Spanish painter and decorator. He was an outstanding pupil of his father-in-law, Juan de Arellano,
whose daughter he married in 1663, and whom he succeeded as the most important representative of flower painting in Madrid. He enjoyed a successful career as a decorative painter, regularly working for the Teatro Real of the Buen Retiro (works lost today), for which services he was given the honorary title of Pintor del Rey in 1689.
Prez specialized in paintings of bouquets
of flowers. He also painted figures and earned a reputation as a designer and painter of theatrical and festival decorations at the court of Madrid. According to Palomino,
who may have known Prez, he collaborated with Arellano,
sometimes painting the figures in his pictures. His most famous work in the field of flower painting was the Camn Dorado of king Charles II, a sumptuous bed-chamber constructed between 1689-1691. The decoration of this chamber was to consist of fifty-five flower paintings on panel with gold backgrounds, some painted on both sides, of which twenty-seven appear to have been completed by Prez himself.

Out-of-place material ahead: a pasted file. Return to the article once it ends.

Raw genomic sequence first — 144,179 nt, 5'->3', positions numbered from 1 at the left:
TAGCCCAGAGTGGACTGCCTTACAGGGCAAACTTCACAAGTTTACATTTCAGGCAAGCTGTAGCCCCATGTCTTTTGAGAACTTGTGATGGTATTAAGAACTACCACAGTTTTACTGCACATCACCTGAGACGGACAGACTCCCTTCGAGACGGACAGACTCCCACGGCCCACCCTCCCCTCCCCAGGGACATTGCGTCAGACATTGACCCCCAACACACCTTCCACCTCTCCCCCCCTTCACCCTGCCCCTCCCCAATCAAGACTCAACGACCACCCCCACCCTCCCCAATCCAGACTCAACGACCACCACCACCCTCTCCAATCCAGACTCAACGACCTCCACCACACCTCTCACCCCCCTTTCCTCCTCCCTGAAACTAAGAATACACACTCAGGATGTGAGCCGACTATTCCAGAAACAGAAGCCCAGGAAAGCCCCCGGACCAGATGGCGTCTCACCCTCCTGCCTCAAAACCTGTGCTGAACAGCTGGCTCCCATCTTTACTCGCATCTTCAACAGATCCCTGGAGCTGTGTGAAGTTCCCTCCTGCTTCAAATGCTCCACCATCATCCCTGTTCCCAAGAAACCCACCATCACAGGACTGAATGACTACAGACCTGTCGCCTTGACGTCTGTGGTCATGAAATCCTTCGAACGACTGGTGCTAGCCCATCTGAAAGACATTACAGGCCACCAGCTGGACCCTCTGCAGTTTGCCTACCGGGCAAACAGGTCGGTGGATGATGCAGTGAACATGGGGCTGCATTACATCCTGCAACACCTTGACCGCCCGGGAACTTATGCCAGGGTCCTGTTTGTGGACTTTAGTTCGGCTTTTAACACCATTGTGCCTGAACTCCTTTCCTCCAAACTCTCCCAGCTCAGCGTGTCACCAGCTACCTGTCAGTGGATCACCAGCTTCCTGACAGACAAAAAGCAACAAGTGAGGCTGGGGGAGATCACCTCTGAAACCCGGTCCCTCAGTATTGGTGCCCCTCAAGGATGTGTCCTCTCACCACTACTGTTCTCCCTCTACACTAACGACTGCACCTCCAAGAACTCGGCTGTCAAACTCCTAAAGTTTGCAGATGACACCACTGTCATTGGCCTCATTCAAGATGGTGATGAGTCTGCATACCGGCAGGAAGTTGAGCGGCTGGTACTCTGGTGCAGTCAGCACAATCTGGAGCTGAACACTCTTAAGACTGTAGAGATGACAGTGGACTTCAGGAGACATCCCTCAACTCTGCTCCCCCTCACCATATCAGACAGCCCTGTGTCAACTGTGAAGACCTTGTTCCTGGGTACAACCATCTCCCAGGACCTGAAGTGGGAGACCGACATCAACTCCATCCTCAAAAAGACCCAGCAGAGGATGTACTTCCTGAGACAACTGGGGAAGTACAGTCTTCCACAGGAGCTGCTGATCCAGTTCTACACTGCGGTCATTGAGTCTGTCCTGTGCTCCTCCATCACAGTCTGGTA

Although as a painter of flower-pieces he must have been profoundly influenced by Arellano,
Prez showed a strong personality and independence in his earliest such paintings: for example in the signed Still-life of Flowers (1665, private collection), which shows an artfully arranged bouquet beside a bunch of unarranged flowers, Prez reveals a delicacy of touch surpassing that of Arellano. In two flower-pieces the bouquets
are arranged in bronze urns with relief decoration inspired by the Antique (1666, Cambridge, Fitzwilliam; 1678, private collection). The full-blown blossoms are modelled with an extraordinary, velvety chiaroscuro and are swept by a sense of movement unparalleled in Arellano s works. They were probably influenced by Italian flower paintings, such as those by Mario Nuzzi and Paolo Porpora. This influence can be seen in the signed Garland of Flowers with St Anthony (Madrid, Prado), in which the figures are probably by his own hand.
In 1689 he was appointed court painter by King Charles II. He died in 1693 when falling off a scaffold in 1698, working in the decoration of the palace of the Duke of Montelen.